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Artist of the Month
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July 2014
Baked
"'Debt'
"
mp3

Last year Baked came out with a tape called S/T Cassette.  Two songs short, it's enough to see where the band is coming from; they're not afraid to blur themselves, letting the sounds melt into landscape jams.  On Debt, their debut off Exploding in Sound, Baked is still melting, but it's a much more guided flow.  The album mixes high velocities with the turned down mellow feels that Baked just seems to ooze from every orifice.   R.J. Gordon's vocals take a back seat under a wash of reverb, sitting just below the pop driven melodies that surround him.  "Mick Jagger" especially is a stunner, where Yoni David's drumming drives the tune as the rest of the sounds float in zero gravity.  There's something unobtainably attractive about this band's sound, whether it's because they remind us of England's long lost Wu Lyf, or because they channel Bedhead at the same time. - Jake Saunders

 
The 60's
Bob Dylan

Simon and Garfunkel

Velvet Underground
The 70's
Television
Patti Smith
The New York Dolls

The Ramones

The Talking Heads
Richard Hell
The Dead Boys
Blondie
Suicide
Lydia Lunch
DNA  
Mars
The Contortions  
The 80's
Sonic Youth
Bad Brains
Beastie Boys
Bruce Springsteen
Swans
The Feelies
Laurie Anderson
They Might Be Giants
John Zorn
Arto Lindsay
Sonic Youth
The Fleshtones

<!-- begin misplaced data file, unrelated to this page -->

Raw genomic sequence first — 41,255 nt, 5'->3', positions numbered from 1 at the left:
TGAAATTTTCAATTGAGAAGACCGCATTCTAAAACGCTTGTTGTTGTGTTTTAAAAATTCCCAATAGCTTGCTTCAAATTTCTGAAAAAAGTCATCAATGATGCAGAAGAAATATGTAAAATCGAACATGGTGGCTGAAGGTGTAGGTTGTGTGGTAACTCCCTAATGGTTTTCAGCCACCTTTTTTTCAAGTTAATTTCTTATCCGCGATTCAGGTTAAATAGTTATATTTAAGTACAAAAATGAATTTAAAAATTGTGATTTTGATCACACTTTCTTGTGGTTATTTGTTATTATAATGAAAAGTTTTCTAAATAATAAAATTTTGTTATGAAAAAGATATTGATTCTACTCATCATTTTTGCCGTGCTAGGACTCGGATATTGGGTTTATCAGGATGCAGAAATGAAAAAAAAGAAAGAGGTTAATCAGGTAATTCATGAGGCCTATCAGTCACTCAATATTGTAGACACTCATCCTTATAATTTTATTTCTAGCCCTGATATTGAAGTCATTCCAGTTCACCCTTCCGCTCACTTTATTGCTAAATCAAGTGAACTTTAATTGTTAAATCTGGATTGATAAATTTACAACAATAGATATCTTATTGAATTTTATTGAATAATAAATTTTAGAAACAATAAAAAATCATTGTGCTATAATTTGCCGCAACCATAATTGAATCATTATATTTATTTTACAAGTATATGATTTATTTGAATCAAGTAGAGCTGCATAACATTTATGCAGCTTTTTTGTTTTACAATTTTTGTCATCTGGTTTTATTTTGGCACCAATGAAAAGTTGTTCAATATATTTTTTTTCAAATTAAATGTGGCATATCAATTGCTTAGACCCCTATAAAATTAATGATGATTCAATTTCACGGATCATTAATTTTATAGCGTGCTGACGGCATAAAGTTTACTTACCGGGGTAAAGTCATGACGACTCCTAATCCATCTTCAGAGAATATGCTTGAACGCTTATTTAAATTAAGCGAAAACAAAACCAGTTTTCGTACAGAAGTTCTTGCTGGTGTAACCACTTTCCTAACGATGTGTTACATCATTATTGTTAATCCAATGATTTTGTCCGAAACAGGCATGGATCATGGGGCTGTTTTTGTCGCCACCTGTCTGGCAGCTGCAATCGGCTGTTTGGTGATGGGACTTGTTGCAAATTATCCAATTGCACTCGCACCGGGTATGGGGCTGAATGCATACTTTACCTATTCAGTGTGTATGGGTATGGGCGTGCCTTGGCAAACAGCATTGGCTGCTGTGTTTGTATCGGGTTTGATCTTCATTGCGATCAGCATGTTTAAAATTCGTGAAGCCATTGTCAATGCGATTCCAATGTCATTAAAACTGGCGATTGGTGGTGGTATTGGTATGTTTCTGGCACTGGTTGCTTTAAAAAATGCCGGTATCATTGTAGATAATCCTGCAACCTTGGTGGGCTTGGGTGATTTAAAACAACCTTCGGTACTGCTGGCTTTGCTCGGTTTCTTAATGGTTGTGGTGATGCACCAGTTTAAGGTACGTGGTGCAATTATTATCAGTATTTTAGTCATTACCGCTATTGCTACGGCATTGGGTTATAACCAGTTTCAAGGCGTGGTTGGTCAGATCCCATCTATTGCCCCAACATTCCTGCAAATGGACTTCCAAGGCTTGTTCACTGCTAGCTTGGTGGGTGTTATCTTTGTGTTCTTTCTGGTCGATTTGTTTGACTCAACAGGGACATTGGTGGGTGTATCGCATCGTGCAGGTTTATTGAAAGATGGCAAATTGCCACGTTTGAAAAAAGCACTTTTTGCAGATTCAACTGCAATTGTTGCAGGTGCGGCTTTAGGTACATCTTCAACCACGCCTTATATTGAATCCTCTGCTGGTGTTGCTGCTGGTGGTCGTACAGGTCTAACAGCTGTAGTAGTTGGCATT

The 90's

Jeff Buckley

The Magnetic Fields
Yo La Tengo
Soul Coughing
Cat Power
The 00's
The Strokes
Interpol
TV on The Radio
Fiery Furnaces
Yeah Yeah Yeahs
The Bravery
Animal Collective
Bright Eyes
Devendra Banhart
Moldy Peaches
Le Tigre
Liars
Blonde Redhead
Grizzly Bear
 

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scene blog

Deathrow Tull, Futurist and Turkuaz play The Studio on 02.10

Deathrow Tull, Futurist and Turkuaz play The Studio on 02.10

A cohesive theme can be a determining factor of whether a live show is actually a show or just a bunch of performances by different artists thrown together by time and space. So, at first blush, the lineup at Webster Hall on the 10th seems like a mishmash put together by a clueless intern. Funky pop (Turkuaz) with hip-hop (Deathrow Tull - pictured) commencing with folk-pop (Futurist)? That would probably leave those unversed in the actual sounds and energies of each band scratching their heads. But, if we're assigning physical movements, let's give whoever put this show together a pat on the back instead, because all three artists work at the fringe of their generic bounds. Turkuaz's funk and gospel backing vocals leak over inspirations that pull from the past 5 decades. Deathrow Tull offers spitfire rhymes from a three-headed Cerberus of emcees with a backing band tight enough to do battle with the beast, and Futurist harkens to the past with the sounds of strings and colonial drumbeats, but the underlying darkness meshed with sunny demeanor proves they offer enough light to burn. But what really pulls these bands together is that they'll make you move. Some shows you go to to be seen, this one you should go to to sweat. If you have no plans this Friday or even if you do, check it out. Webster Hall. $10. 7pm doors. P.S. All these bands were featured in the past two editions of The Deli's Best of NYC Poll for Emerging Artists - allison levin

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